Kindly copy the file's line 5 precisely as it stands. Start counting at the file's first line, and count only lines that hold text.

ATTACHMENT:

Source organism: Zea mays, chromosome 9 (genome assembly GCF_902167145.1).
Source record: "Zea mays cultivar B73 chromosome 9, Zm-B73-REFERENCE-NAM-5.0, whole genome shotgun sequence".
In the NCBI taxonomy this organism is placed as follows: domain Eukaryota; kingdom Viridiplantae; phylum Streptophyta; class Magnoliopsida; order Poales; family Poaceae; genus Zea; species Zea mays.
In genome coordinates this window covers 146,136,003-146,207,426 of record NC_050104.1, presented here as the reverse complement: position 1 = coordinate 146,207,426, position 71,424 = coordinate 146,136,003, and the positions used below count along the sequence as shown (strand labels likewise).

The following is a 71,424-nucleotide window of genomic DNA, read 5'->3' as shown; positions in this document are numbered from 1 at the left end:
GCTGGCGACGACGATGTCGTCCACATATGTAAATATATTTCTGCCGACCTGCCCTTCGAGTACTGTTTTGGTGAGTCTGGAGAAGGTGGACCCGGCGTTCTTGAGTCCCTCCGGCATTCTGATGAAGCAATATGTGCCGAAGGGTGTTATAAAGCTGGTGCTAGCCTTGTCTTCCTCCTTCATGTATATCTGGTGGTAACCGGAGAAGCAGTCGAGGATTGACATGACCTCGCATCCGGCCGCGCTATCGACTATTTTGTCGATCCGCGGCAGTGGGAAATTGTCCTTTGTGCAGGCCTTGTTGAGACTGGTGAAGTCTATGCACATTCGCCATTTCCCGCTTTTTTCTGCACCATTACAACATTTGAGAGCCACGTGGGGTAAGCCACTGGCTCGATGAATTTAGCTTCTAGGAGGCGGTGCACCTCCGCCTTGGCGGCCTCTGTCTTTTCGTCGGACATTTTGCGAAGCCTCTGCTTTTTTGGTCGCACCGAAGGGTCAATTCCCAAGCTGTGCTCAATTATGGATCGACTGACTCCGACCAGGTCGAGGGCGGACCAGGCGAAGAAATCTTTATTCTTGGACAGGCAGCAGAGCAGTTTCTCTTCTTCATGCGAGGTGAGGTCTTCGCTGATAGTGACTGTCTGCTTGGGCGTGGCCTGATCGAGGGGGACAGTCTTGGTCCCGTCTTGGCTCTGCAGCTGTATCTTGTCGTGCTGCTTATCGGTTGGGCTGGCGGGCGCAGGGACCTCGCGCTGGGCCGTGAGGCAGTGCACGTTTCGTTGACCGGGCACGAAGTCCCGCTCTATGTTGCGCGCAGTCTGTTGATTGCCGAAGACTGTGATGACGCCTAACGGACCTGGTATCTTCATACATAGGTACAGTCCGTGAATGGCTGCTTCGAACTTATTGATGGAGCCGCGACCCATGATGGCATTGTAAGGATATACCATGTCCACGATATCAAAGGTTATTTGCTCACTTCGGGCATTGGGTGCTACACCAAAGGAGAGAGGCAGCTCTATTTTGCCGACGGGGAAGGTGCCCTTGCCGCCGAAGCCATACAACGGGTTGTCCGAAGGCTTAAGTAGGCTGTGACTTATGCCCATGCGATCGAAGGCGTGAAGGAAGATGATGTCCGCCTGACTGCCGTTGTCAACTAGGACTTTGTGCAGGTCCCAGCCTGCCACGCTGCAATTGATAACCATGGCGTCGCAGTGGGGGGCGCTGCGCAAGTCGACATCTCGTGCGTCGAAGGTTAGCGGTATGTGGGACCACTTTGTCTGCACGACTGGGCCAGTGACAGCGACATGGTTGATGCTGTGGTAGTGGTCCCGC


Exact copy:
The following is a 71,424-nucleotide window of genomic DNA, read 5'->3' as shown; positions in this document are numbered from 1 at the left end: